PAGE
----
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and pictures from her funeral

Sunday, February 22, 2009

In The Midst

Last night, Matthew and I had a talk. (Matthew is my husband.) We do this occasionally, as he is out of town most weeks for work, running his own business. I am at home, in this house, the place of Gretta's death; mostly alone, save my other children. After Matt and I catch up on the happenings of our week apart, we come together again. When all is done we talk. Last night we stayed up into the early morning. Much of the time was spent crying together. Our mutual grief stirred together like a soup, past the boiling point now, but still slowly simmering.

He shared with me his regrets, which were few, but the one thing that struck me long ago and I have wondered about it since Gretta's passing.

Matt wasn't ever a "baby guy". He was a child lover though and that was one thing that stuck out right from the time I met him. Of course I came with 2 children when he married me and so he had "courted" all of us right from the start. When I asked him if he wanted his own children, he stated matter of factly, "If I marry you, I will have 2 children and I always wanted 2-4, no more than that." He continued, "I really have a problem with diapers though, so I would be fine with just the two that we have now, who are already potty trained." (Jordi was just 5 and Mason was 3.)

Personally, I had always wanted a few children but that wasn't going to happen with my prior husband as he didn't really want any and I had pushed for a second after having the first accidentally. So I was up for a couple more. He agreed that a couple more was fine but that he wouldn't be participating much in the diaper duties because he just couldn't handle it. I, seeing how much time he spent with the kids I had, figured I would be willing to do most of the diapers and "gross stuff" that comes with babies. And so it went.....

When our two babies came along, first Russell and then 14 months later, Gretta; I noticed how Matthew was loving but not really hands on. I had mentioned to him often that I just couldn't believe his reluctance to run after the crying baby, bathe the babies or coddle them. He always said, "I like them better when I can interact with them and they with me". He always proved that to be true as he spent much time and still does with the kids, playing, teaching, outings, long talks, daily devotions, prayer and really goes over and above what most dads I know do. I mean, he will take all the kids to grocery store with a long list that I gave him, while I take a nap, and he will have fun doing it. Seriously, do you know a dad that does that?

I love babies. I really didn't mind being the only one to get up at night, (most nights that is), the only one doing "tub time", the only one changing diapers, making bottles, you know, the usual. I can still recall with warmth, those middle of the night, dog-tired wakenings, just looking at that little life, nursing and watching the small expressions on the face of my little angel. The first smiles, the closeness, the nuturing, that little body writhing around, it's just precious. So most of the time, I didn't really care that Matt wasn't very involved.

So last night Matt says, "My only regret is that I didn't spend enough time with Gretta while she was here." I respond, "You mean because you weren't all that crazy about babies and the baby stuff?"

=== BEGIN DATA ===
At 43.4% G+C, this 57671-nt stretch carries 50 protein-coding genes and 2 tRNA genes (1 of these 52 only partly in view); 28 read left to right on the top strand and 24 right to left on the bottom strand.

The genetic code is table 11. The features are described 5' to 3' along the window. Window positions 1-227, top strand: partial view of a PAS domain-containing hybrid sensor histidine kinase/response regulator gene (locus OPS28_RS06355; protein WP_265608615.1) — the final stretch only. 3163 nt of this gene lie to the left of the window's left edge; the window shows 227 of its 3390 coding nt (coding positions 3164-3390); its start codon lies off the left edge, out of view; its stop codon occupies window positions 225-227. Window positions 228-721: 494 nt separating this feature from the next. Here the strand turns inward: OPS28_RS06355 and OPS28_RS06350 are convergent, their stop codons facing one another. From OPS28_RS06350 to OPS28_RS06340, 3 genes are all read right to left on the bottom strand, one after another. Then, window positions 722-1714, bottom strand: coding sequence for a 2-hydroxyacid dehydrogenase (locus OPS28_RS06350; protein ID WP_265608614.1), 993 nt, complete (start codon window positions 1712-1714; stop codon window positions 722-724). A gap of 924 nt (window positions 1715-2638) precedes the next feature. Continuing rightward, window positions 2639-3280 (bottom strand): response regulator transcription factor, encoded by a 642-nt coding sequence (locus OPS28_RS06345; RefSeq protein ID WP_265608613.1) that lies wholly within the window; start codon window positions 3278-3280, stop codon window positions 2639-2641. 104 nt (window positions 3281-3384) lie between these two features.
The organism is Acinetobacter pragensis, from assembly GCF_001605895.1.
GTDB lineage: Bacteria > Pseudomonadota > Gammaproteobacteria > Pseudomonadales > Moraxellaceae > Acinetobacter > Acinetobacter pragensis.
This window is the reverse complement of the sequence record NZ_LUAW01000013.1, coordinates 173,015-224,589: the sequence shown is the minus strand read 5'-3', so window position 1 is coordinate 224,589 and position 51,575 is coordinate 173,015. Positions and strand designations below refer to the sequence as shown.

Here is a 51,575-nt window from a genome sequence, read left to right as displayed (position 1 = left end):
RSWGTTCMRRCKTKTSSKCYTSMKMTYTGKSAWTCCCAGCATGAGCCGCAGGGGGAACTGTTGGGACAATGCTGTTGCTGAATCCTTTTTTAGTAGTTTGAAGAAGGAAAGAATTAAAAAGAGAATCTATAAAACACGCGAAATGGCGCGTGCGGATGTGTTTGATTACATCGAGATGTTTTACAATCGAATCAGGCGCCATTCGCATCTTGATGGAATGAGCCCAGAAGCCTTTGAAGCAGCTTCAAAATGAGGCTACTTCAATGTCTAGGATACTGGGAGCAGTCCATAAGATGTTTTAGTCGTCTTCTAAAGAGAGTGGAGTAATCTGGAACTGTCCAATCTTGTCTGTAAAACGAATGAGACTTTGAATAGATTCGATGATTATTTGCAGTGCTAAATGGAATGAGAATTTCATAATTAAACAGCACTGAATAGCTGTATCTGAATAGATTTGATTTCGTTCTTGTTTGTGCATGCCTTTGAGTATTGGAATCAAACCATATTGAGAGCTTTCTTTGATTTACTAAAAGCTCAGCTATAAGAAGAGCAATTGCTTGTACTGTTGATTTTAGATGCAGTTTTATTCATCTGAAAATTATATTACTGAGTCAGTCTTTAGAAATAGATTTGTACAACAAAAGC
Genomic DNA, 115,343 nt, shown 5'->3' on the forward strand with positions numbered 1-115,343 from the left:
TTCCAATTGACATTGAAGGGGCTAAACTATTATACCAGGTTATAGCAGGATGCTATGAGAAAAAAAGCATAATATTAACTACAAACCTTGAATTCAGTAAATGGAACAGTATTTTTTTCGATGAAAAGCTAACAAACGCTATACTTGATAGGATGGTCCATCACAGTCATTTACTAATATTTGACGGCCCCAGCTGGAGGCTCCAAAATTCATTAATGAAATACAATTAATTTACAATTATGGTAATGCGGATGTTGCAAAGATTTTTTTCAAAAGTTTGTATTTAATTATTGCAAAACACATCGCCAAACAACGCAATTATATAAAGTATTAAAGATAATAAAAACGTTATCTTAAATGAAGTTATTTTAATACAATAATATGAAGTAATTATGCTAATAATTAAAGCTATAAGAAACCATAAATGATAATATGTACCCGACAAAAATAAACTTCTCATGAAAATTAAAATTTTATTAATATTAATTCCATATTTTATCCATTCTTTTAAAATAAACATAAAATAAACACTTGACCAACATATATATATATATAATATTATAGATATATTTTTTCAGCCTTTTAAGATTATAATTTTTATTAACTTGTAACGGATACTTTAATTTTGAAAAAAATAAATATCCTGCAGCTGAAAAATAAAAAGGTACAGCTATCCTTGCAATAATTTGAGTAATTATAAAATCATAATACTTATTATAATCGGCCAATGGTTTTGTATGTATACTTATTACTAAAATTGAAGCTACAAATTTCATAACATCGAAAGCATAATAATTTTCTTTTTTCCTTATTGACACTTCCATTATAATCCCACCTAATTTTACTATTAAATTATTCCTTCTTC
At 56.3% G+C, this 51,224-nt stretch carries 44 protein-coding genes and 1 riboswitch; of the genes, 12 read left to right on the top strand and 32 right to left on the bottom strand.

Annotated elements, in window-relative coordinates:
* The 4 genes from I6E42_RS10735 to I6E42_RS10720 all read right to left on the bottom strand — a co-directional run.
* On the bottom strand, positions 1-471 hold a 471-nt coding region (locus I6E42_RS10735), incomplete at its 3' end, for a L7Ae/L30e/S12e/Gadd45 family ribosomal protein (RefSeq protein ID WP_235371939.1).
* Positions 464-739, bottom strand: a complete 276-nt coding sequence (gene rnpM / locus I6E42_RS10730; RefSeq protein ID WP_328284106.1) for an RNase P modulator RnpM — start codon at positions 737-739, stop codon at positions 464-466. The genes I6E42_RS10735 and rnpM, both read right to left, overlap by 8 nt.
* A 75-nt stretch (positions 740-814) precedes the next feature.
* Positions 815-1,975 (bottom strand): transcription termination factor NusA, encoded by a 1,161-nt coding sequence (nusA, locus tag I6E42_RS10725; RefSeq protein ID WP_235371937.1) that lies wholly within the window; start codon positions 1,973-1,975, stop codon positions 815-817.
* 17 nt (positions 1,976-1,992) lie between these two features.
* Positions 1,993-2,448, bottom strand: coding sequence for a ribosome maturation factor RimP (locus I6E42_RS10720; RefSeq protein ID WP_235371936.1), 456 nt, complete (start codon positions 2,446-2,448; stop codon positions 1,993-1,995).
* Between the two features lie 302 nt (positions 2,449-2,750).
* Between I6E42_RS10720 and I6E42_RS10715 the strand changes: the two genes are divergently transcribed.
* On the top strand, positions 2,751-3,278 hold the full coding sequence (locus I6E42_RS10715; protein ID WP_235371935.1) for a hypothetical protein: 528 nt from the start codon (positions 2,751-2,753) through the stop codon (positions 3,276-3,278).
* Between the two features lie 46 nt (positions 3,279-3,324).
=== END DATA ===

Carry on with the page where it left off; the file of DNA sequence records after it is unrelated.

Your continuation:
"Yes." He said.
"I wondered about that." I said.
"I always thought I would have that time, you know what I mean, when she was older, but I didn't know I would only have her for two years." He said.

We cried together. He rubbed my back as I sobbed. I looked at him lovingly, regretting the past for him.

"I noticed that you really love babies now," I said, "I notice you hold them all the time and offer to hold and care for your niece, Danika, all the time. Sometimes it makes me sad how willing you are now, because you weren't when our kids were tiny."
"I know", he said, "but I won't let that stop me now, from being different, I want to play with the little ones now, more than ever. I have to." With tear rolling down his face, he admitted this to me and even though I didn't need to for me, I forgave him, for him.

It wasn't a breakthrough or anything, this conversation between us. It was the unspoken. What we both already knew, but had never put into words. It was good to say it. My angst for his pain. Finally, after I had blown my nose the 20th time I said...
"I was happy that Gretta didn't die until she was over the age of two, because if she had been taken earlier, I'm not sure you would have shared my deep loss. I wasn't sure that you would have loved her the way I did."
"Yes." He said. "So am I."

2 comments:

ben and erin said...

so many times i think a man's grief gets overlooked because they're the man. you know, the STRONG one. i'm sorry to say that i haven't really prayed for matt. i think of you so often, lesley, and pray for you, but i guess i've been overlooking the grief of the rest of your family. i can't imagine what you're all going through, but to add the guilt of not spending enough time with your baby girl must weigh heavy on matt's heart. hang on to the memories, not the regrets.

praying for you all.

Anonymous said...

Love you Sister,. I rarely come to your blog cause its just heart wrenching. The tears just stream down my cheeks. Oh how I miss Our Precious little girl.